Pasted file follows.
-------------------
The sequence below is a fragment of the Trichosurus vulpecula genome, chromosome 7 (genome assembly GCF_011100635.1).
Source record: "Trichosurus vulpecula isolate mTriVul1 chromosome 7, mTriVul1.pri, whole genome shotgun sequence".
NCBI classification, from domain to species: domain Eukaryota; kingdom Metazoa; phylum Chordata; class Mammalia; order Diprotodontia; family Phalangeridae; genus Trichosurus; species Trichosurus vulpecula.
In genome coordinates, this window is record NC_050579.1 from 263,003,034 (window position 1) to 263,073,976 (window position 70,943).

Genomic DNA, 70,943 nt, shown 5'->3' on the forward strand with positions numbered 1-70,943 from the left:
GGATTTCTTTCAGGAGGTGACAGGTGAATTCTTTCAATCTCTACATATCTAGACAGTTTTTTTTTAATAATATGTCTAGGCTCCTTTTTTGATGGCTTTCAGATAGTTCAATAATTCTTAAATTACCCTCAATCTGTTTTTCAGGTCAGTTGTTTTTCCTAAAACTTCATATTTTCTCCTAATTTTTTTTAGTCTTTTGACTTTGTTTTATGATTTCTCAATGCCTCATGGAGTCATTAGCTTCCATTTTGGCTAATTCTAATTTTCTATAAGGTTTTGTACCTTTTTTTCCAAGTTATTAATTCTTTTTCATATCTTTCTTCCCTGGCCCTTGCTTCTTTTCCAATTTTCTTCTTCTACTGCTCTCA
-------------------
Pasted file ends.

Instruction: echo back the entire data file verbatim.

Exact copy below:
The sequence below is a fragment of the Trichosurus vulpecula genome, chromosome 7 (genome assembly GCF_011100635.1).
Source record: "Trichosurus vulpecula isolate mTriVul1 chromosome 7, mTriVul1.pri, whole genome shotgun sequence".
NCBI classification, from domain to species: domain Eukaryota; kingdom Metazoa; phylum Chordata; class Mammalia; order Diprotodontia; family Phalangeridae; genus Trichosurus; species Trichosurus vulpecula.
In genome coordinates, this window is record NC_050579.1 from 263,003,034 (window position 1) to 263,073,976 (window position 70,943).

Genomic DNA, 70,943 nt, shown 5'->3' on the forward strand with positions numbered 1-70,943 from the left:
GGATTTCTTTCAGGAGGTGACAGGTGAATTCTTTCAATCTCTACATATCTAGACAGTTTTTTTTTAATAATATGTCTAGGCTCCTTTTTTGATGGCTTTCAGATAGTTCAATAATTCTTAAATTACCCTCAATCTGTTTTTCAGGTCAGTTGTTTTTCCTAAAACTTCATATTTTCTCCTAATTTTTTTTAGTCTTTTGACTTTGTTTTATGATTTCTCAATGCCTCATGGAGTCATTAGCTTCCATTTTGGCTAATTCTAATTTTCTATAAGGTTTTGTACCTTTTTTTCCAAGTTATTAATTCTTTTTCATATCTTTCTTCCCTGGCCCTTGCTTCTTTTCCAATTTTCTTCTTCTACTGCTCTCA